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I want to give two hives boost by taking a frame or two of capped brood from another hive (w/no bees on it) and giving it to them for population boost. However, the donor hive is a 20 minute drive from the new hives.

How long can the capped brood be alone and not covered by nurse bees? It’s obviously Summer and outdoor temperature is in the 80s and 90s.
 

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Survivor stock & Buckfast in Langstroth 8F’s
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So you are looking at an 15-20 minute trip. You need to wrap the brood frames with a damp cloth, and transport in a insulated container. Igloo ice chest, etc. At that distance you should be fine.
 

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I wouldn't hesitate to move it without doing anything special, personally. Capped brood is pretty robust. I had a frame of mostly drones in a honey super that emerged after DAYS of sitting in my garage. I wouldn't sweat it. That said, don't put it on the front seat of your car and blast the A/C or anything. When I move brood like that (rarely) I just chuck it in a nuc box and go with it.
And when I graft that frame of open larva is probably pretty routinely out of the mother colony for a half an hour and sometimes in the cooler weather. The last graft I did was in a light rain and about 60 degrees. 27 of 30 grafts took and that's tiny, young larva.

I think you'll be fine.
 

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You need to wrap the brood frames with a damp cloth, and transport in a insulated container
No need. This is capped brood.

I keep all bunch of padded large shipping envelopes (Amazon, FedEx, etc) around just for such jobs (short trips around).
These envelopes are great in that - there just a little bit of air around the object you move (capped brood, queen, etc) so don't worry of dehydration too much as well as the envelope is insulated from too hot/too cold.

This envelope I am looking at here (says BM5/JM9 on it) should easily feet two medium Lang frames or one deep Lang frame.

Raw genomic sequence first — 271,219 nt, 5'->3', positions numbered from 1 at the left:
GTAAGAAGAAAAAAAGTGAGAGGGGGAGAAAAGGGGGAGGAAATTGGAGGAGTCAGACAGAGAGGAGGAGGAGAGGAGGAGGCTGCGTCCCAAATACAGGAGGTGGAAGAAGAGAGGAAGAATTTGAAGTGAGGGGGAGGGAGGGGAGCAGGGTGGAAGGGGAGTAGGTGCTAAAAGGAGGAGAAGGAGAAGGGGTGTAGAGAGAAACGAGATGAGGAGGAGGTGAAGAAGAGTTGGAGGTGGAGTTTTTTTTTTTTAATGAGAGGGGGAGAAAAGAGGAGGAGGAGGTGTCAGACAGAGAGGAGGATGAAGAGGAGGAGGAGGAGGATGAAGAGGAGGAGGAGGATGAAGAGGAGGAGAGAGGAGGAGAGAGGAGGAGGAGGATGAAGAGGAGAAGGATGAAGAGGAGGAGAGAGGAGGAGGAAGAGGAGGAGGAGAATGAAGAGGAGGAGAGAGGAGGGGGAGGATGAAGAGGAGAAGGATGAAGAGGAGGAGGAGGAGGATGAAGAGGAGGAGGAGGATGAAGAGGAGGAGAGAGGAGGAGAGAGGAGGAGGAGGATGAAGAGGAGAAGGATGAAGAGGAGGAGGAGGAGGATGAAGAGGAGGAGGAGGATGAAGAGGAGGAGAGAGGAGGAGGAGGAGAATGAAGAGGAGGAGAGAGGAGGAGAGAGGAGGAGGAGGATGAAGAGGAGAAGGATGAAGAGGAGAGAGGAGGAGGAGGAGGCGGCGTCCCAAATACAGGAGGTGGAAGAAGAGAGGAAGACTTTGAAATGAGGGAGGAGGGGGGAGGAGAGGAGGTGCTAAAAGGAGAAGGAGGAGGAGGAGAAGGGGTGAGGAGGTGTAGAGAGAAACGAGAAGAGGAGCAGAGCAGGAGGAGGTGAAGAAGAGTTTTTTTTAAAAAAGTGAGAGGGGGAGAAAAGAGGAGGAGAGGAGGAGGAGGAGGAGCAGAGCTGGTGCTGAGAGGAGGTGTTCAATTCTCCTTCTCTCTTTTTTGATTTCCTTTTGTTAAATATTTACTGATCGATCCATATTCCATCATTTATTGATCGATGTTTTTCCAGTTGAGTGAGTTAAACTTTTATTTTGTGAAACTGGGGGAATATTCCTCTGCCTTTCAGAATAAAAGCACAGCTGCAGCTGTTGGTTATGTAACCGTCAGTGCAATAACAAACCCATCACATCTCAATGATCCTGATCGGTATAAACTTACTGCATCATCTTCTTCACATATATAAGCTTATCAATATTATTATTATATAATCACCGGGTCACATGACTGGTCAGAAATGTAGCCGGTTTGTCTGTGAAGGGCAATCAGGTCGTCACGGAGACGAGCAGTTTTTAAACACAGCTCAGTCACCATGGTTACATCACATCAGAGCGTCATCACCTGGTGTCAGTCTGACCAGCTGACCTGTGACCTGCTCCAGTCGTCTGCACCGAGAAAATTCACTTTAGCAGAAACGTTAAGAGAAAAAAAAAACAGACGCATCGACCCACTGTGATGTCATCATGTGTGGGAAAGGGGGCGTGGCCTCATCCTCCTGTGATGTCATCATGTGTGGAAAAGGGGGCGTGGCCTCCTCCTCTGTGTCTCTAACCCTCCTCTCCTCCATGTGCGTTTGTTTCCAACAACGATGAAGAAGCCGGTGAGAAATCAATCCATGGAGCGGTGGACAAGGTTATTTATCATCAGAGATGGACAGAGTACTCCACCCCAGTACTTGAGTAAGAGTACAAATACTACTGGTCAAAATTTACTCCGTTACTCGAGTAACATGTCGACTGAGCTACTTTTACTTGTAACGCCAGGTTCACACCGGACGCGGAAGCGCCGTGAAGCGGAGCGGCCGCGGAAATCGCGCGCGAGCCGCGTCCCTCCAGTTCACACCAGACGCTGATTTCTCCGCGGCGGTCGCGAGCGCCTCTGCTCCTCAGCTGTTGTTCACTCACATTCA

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Survivor stock & Buckfast in Langstroth 8F’s
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No need. This is capped brood.

I keep all bunch of padded large shipping envelopes (Amazon, FedEx, etc) around just for such jobs (short trips around).
These envelopes are great in that - there just a little bit of air around the object you move (capped brood, queen, etc) so don't worry of dehydration too much as well as the envelope is insulated from too hot/too cold.

This envelope I am looking at here (says BM5/JM9 on it) should easily feet two medium Lang frames or one deep Lang frame.
Never thought about doing that, creature of habit I guess. It is a great idea, need to start saving my envelopes.
 

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I don't want to take too many bees from donor hive
I'd be more worried about taking a queen, personally. Have done that before. Pulled brood from multiple hives, chuck it in a box. Get the the other yard to divvy it out and the 3rd frame in there's a queen wandering around. :D
 

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Never thought about doing that, creature of habit I guess. It is a great idea, need to start saving my envelopes.
Also - consider you can slice and dice those envelopes as you wish; make them bigger/smaller/tape them together
Those padded envelopers are a great resource when doing bees.
Of course, I got too many now.
I am a trash hoarder. LOL

PS: thinking, heck, one can make a mating nuc out of a padded envelope; :)
 

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At that point JW absent a cage you simply pop her in your mouth for safekeeping until you get home correct? ;)


BTW, do queen stings hurt more than the average?
 

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At that point JW absent a cage you simply pop her in your mouth for safekeeping until you get home correct? ;)


BTW, do queen stings hurt more than the average?
Haha, I've always got a queen cage with me. But at that point it's "guess we're making a nuc today too". Just roll with it.

Queen stings... I've only ever been stung by virgin queens and they don't feel like much at all. I'd venture to say a virgin queen biting your arm 'hurts' just as bad as her sting. She's not pumping you with a venom sac after she stings, so it's not usually a big deal.
 

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When doing cut outs I have brood comb sitting for several hours before we head back to the house. Very very seldom do we have overheated brood or chilled brood. Put them in a nuc box with a lid on it and head out, no worries. Keep them out of the direct sun lite and away from the A/C as pointed out.
 
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